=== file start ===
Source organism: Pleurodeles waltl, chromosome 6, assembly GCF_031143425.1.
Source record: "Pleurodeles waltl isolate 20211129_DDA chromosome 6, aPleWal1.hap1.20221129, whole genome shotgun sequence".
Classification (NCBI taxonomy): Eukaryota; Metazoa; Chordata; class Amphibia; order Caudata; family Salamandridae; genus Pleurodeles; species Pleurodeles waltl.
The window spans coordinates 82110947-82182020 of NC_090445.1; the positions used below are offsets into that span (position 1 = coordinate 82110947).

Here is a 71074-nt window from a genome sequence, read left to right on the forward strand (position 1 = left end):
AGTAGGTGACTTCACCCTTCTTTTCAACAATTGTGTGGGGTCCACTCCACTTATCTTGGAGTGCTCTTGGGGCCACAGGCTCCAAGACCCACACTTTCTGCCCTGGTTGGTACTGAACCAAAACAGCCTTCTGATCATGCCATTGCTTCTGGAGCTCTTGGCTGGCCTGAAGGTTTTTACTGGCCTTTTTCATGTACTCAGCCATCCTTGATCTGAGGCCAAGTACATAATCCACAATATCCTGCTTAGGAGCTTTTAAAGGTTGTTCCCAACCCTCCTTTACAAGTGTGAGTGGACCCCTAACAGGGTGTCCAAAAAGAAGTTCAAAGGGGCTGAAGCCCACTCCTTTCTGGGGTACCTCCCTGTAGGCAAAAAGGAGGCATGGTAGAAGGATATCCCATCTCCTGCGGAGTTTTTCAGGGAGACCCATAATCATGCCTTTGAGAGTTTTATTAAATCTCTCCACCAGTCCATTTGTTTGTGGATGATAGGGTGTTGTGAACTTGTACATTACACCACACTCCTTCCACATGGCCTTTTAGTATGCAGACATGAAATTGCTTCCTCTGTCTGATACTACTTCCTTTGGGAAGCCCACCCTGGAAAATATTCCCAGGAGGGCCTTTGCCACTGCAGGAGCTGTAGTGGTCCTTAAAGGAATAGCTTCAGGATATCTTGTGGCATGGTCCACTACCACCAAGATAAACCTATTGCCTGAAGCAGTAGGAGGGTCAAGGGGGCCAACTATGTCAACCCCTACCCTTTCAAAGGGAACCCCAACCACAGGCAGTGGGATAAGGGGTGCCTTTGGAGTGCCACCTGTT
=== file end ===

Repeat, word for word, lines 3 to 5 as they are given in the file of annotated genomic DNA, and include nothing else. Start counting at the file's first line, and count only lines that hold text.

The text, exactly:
Classification (NCBI taxonomy): Eukaryota; Metazoa; Chordata; class Amphibia; order Caudata; family Salamandridae; genus Pleurodeles; species Pleurodeles waltl.
The window spans coordinates 82110947-82182020 of NC_090445.1; the positions used below are offsets into that span (position 1 = coordinate 82110947).

Here is a 71074-nt window from a genome sequence, read left to right on the forward strand (position 1 = left end):